Friday, January 20, 2017


I have been thinking a lot lately about a pastor friend of ours.  He died early this year, after a battle with brain cancer.

He worked with my husband as the Executive Pastor of a large church in suburban Twin Cities.  He was the pastor who worked most, and appreciated most, the contemporary worship service.  Mostly I knew John because I often came to worship on Monday evenings.  It was a small, informal service, a great contrast from all of the other services at this church.

Once I suggested that he take prayer concerns on Monday evenings.  As long as he had a small service with a very different DNA from all of the others, why not make use of that distinctiveness?  Of course, he took my suggestion, and tried it a few times.

After leaving my husband's church, John went on to become the Lead Pastor at one of the largest congregations in the Twin Cities.  After that, he became the Senior Pastor at (I believe) the largest Lutheran church in the United States.

John didn't fit my stereotype of what a Senior Pastors of a large congregation looked like.  First of all, he was humble.  Second, he admitted to being dyslexic.  Also, he wore his piety on his sleeve.  I don't know why it is that I thought a senior pastor of a large congregation wouldn't have these qualities, but there you go.  He was also interested in leadership:  both pastoral and lay.  He was a leader who invested in empowering other leaders.

A year after he began his last pastorate, he was diagnosed with an inoperable brain tumor.  It was just about the time I was getting ready to leave Minnesota and journey down to Texas.  I got on his Caring Bridge site and read about his progress.

I've kept track of people on Caring Bridge before, but John's updates were unlike any others.  Updates on his progress were slight.  What he shared, day after day, was encouragement.  From his hospital bed, from where-ever he was, when he couldn't speak or preach, he shared his faith and encouragement with everyone who read his words.  He shared the importance of joy.  He shared his conviction that all of our lives make a difference.  He shares his love of God, and God's grace.

John did some impressive things in his years in ministry.  Because of his passion for the least and the lost, he was instrumental in developing both local and global outreach ministries.  He wanted to make the world more like the Kingdom Jesus envisioned.  But in the last years of his life, when he couldn't do the impressive things any longer,  I saw so clearly the spiritual foundation of his ministry, his call.

It was Grace.  He had this profound experience of God's grace, the love of God given freely to him.  It broke his heart to know how many people did not believe that God loved them, did not believe they were worthy of God's love.  He wanted everyone to experience that.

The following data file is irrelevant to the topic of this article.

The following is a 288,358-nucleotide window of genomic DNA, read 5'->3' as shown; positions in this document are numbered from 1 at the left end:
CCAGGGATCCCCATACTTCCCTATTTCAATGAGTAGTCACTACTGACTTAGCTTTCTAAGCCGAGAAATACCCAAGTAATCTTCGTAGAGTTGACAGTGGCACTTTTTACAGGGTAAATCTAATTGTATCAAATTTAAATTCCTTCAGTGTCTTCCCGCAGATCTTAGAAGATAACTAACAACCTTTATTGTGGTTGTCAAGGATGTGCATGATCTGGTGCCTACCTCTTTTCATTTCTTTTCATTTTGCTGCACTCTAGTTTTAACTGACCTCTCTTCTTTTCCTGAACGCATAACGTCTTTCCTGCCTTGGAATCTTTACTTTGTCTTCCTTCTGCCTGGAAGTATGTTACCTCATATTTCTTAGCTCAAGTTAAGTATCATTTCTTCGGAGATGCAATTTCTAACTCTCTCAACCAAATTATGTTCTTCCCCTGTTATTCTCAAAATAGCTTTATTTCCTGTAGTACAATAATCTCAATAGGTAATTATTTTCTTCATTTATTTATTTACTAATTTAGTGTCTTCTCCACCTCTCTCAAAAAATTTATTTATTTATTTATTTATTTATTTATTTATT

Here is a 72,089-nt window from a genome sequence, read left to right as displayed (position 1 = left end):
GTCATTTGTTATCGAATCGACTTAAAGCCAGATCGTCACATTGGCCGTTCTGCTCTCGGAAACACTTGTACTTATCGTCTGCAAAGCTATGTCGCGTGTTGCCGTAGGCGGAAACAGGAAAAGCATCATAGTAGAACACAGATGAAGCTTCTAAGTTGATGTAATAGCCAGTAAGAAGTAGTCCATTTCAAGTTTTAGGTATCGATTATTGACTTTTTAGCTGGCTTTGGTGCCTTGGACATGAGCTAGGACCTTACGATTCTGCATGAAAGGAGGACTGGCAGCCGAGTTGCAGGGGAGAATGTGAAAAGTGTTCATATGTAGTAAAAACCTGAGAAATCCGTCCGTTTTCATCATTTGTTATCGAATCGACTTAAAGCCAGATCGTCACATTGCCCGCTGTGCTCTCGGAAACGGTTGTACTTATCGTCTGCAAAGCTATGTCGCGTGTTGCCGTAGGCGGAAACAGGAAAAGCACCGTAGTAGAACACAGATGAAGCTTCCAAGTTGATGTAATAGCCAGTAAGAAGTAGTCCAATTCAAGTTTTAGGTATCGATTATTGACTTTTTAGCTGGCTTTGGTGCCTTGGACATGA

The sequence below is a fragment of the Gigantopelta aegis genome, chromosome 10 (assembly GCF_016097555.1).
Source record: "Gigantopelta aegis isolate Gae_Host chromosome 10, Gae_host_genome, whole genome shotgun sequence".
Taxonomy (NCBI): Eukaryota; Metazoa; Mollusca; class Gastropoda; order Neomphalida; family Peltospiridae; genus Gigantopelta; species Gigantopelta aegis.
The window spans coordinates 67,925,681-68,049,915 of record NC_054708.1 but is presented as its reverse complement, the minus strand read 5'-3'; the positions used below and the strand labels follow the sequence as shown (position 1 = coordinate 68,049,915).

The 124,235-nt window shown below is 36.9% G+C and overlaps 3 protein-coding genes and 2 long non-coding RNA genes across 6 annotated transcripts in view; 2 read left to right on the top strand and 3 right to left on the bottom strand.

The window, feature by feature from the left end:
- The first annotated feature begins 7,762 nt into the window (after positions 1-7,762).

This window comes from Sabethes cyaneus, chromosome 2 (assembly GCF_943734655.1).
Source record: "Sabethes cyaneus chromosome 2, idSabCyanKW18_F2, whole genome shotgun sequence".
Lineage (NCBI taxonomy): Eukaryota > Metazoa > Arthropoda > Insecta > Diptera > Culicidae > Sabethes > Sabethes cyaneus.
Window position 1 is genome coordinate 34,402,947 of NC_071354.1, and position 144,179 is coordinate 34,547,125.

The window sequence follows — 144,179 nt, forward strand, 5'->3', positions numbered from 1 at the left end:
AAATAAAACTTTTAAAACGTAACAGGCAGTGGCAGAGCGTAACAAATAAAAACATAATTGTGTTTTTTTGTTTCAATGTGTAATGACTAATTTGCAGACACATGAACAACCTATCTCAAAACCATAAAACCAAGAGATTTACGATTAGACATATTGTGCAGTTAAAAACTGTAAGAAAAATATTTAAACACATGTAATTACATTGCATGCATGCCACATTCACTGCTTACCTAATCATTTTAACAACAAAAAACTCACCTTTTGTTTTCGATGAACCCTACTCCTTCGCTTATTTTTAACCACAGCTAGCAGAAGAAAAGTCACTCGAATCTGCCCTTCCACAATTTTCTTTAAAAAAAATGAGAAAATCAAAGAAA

And he wanted to build bridges, not walls.  Underneath all of the ministries and foundations, what he wanted was to reflect the love of God in Christ, and that this love was for ALL people.  So he loved people who disagreed with him, and disagreed with him passionately, and he showed that.  And he said, you  might consider him naive and a Pollyanna, but he had been called the worst of names because he dared to reflect Christ's love, and build bridges.

It is not often that we get to see someone's calling, distilled to its most basic form, and then reflected so clearly.  But that is what I give thanks for in the life of my friend John.  I give thanks for his clear reflection of the grace of God, which is love.  

I give thanks for John.  And for the love of Christ, which filled him, and fills him still.

A colleague at his last church said of him, "He taught us how to live, and he taught us how to die."

Whatever else you say, this is what it means to be a leader.

And today, and at such a time as this, when divisions and hatred are so high, somehow, his calling, and his life, give me hope.

Sunday, January 15, 2017

Loving the Children

I will freely admit that I didn't really know what I was doing.  I thought I was planning the children's message.  This is something I do every week, with varying degrees of success.  Sometimes we crash and burn.  Sometimes the light shines.

There are a lot of opportunities for failure in a children's message.  I can tell you stories about times when the whole enterprise got away from me, when I thought I was going to have a heart-warming conversation, and instead 20 children at once wanted to share with me embarrassing details of their morning.  Or, there was the time when, for some reason, in the middle of a children's message, one child solemnly raised his hand, and asked the question, "Is there a mean God too?"